Friday (29/7) the Center for Indigenous and Cultural Psychology (CICP) of the Faculty of Psychology held the “Theory Building Training: Grounded Theory & Qualitative Writing on Grounded Theory” event. The event was delivered by Dr. Bagus Riyono, M.A., Psychologist and Prof. Drs. Subandi, M.A., Ph.D., Psychologist. The purpose of this event is because universities have a central role in the advancement of science. In addition, Theory Building Training is a series of activities that provide material on research methodology.
The first speaker at this event was Dr. Bagus Riyono, M.A., Psychologist who explained the grounded theory philosophically first. “Before we discuss grounded theory as a method or as a technique, I want to convey it first philosophically because when we only consider grounded theory as a technique and do not live up to its philosophy. I’m afraid it will be mechanistic when doing grounded theory studies.”
Furthermore, Bagus explained that science is a human effort to understand what is happening and reality. “Why do we have to understand reality because we really want to know what science really is or more generally, science aims to find truth at various levels and the most superficial level is often called reality.” But reality is sometimes blocked by veils, such as perceptions, prejudices, and so on and science aims to uncover these veils so that we get the real reality.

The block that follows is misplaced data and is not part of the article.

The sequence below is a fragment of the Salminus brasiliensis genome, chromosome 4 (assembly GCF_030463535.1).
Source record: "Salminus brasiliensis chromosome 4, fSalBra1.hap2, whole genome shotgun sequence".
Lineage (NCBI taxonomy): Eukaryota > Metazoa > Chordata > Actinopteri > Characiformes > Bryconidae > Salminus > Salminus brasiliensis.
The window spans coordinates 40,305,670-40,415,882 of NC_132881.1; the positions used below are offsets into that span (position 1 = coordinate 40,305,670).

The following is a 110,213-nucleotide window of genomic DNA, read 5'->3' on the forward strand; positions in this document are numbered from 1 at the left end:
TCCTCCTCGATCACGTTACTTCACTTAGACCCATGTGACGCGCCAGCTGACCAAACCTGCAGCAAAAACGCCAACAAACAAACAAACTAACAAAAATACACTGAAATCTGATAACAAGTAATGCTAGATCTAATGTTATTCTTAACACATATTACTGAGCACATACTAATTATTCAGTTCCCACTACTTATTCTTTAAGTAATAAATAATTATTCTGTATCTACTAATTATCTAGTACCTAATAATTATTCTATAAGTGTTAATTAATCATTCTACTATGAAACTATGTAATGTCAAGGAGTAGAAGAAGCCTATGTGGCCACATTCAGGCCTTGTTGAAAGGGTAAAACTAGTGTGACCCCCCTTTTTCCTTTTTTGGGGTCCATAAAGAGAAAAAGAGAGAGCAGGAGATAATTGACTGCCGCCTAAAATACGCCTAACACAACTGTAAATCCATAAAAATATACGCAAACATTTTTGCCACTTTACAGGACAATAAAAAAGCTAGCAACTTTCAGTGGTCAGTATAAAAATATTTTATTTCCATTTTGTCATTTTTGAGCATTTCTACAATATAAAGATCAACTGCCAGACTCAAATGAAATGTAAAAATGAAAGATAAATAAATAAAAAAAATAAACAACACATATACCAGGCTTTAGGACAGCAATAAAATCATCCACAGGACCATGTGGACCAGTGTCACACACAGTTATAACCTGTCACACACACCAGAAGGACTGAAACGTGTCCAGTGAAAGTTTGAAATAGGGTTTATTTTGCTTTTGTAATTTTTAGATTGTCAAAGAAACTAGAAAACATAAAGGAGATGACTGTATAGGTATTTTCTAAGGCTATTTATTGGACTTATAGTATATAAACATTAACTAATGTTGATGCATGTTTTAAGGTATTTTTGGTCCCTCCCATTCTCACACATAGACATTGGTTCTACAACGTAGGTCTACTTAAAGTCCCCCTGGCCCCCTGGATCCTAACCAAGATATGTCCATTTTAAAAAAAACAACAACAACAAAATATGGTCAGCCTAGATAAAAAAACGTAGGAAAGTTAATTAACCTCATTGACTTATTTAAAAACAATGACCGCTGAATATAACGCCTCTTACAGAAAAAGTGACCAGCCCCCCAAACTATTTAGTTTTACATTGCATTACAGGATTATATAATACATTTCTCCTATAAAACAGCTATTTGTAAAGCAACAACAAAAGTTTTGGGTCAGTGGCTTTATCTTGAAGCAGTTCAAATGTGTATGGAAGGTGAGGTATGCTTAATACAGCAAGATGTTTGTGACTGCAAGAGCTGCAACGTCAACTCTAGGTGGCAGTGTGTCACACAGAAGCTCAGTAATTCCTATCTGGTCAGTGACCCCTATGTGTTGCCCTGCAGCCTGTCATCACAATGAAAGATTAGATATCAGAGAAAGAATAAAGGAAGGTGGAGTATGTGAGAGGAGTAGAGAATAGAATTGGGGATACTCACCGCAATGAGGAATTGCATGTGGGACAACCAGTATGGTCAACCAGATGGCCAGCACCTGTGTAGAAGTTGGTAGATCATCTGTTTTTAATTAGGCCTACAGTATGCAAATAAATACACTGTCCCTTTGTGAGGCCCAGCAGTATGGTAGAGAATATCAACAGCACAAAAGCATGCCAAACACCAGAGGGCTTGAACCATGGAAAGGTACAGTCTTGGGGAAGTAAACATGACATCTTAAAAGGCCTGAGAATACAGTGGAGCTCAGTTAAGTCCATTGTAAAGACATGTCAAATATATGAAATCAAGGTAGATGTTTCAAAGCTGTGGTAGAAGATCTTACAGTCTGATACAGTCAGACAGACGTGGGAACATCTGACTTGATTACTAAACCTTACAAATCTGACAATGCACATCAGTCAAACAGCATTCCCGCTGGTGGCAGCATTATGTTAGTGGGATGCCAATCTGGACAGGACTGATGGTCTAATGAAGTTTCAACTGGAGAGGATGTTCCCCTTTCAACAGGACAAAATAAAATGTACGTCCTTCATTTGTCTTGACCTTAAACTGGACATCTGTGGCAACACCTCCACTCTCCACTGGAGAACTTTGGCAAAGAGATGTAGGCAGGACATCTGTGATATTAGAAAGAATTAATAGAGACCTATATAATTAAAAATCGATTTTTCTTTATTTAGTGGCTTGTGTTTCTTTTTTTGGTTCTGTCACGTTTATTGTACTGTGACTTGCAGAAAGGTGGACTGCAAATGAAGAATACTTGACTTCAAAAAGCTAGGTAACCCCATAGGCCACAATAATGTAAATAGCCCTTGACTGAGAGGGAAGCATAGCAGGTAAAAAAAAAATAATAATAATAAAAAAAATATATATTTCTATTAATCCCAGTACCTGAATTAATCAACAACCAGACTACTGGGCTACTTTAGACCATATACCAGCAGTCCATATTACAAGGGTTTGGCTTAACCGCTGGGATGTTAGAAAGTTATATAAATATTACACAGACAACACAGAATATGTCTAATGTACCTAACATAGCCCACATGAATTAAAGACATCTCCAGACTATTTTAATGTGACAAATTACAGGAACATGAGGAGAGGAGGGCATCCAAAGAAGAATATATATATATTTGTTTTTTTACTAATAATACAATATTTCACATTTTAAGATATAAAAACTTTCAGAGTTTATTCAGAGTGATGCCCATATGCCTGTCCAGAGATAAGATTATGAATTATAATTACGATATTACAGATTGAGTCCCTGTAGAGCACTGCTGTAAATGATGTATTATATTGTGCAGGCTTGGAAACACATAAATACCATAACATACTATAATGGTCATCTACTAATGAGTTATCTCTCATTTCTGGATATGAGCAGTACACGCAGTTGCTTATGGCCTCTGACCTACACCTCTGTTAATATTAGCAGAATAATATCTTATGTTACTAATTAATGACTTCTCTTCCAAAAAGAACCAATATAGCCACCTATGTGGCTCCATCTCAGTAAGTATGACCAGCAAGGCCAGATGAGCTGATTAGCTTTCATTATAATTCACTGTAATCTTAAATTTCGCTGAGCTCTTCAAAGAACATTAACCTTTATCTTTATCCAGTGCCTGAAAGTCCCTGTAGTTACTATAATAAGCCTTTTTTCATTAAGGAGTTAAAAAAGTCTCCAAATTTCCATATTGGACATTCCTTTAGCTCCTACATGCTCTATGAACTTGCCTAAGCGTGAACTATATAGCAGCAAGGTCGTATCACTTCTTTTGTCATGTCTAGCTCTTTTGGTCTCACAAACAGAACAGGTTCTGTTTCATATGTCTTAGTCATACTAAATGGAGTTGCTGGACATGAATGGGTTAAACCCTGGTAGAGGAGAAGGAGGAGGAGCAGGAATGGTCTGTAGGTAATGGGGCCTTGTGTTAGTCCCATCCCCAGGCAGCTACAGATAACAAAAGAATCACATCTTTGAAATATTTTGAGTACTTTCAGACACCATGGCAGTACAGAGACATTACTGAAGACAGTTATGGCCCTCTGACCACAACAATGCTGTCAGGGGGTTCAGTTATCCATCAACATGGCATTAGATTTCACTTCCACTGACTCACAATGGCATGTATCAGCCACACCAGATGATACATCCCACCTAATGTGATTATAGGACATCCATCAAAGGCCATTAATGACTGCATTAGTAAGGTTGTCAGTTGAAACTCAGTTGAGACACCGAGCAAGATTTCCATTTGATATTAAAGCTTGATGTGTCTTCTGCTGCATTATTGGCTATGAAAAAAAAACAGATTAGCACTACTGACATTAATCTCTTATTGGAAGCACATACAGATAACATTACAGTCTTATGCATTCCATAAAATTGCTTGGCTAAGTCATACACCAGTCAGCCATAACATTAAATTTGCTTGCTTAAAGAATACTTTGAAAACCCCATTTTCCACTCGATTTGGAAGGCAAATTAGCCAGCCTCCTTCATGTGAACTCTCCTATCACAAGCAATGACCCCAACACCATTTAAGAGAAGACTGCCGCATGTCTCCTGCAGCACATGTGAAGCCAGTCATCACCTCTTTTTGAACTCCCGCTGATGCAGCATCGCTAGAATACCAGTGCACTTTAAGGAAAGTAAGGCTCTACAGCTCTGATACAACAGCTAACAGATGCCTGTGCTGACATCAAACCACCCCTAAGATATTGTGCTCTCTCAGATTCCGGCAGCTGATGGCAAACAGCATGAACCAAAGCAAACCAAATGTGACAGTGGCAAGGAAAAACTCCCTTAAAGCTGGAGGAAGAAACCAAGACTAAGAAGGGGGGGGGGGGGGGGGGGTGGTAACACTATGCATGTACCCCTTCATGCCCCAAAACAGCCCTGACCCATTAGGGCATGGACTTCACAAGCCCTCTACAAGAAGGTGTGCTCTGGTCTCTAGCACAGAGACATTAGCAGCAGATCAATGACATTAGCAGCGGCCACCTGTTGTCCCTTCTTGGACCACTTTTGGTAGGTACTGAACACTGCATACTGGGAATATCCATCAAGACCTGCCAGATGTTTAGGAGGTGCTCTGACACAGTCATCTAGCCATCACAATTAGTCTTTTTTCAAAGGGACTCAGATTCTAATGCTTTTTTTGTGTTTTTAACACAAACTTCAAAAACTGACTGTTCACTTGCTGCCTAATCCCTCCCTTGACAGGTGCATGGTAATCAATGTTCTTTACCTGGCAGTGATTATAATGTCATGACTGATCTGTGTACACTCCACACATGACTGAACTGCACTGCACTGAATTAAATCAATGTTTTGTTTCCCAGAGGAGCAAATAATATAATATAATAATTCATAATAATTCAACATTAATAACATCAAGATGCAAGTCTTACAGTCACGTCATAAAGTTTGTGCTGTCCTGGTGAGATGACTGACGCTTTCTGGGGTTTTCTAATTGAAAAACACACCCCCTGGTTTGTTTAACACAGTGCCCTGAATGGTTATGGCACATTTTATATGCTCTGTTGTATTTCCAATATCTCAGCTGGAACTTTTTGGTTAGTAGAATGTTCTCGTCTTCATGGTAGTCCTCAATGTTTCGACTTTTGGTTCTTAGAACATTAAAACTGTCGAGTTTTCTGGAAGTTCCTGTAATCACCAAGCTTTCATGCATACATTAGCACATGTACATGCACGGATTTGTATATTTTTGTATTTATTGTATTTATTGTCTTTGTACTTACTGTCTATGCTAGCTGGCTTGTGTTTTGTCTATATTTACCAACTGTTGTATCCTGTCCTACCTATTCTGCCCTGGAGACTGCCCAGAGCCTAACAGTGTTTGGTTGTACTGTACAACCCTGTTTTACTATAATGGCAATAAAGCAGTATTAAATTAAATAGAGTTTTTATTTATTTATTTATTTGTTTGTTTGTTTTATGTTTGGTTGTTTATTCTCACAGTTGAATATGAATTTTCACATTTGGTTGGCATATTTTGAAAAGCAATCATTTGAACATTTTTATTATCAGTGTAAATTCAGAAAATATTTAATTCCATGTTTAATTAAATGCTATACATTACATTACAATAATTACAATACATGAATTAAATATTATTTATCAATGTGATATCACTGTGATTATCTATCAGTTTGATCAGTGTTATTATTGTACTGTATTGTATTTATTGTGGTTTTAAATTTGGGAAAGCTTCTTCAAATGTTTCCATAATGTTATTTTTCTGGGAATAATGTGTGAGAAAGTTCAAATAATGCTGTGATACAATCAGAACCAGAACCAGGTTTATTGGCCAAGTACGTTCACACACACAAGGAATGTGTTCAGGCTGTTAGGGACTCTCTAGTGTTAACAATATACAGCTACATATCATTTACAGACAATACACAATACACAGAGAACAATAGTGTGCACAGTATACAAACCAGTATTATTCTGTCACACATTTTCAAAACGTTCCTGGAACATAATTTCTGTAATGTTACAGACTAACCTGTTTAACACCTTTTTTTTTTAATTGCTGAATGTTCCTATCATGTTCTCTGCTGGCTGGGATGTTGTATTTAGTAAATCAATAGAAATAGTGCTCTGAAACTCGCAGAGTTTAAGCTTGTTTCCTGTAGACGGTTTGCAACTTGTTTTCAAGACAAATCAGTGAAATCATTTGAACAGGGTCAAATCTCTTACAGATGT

To be able to reveal reality or open the veil of reality, there are 3 sources or approaches. The approach that is quite popular so far is the quantitative approach. which is supported by the philosophy of positivism which considers reality as something that can be measured. The second approach, not through measurement, but through excavation or commonly called phenomenology. Finally, the third approach is revelation as instructions from God conveyed through the holy books. “The source of truth because it has been proven that the journey of life and human experience has been written in the holy book until the end of time with their respective languages / terms,” explained Bagus.
The second session of the event was delivered by Prof. Drs. Subandi, M.A., Ph.D., Psychologist. So, theorizing emerged as a natural process of understanding the world and the reality around them. So, everyone can make a theory. Finally, theories can be divided into lay (general) theories, pseudo-scientific theories, and scientific theories,” explained Subandi. In addition, Subandi also explained that the theory is not fixed in nature, can change due to new events or phenomena.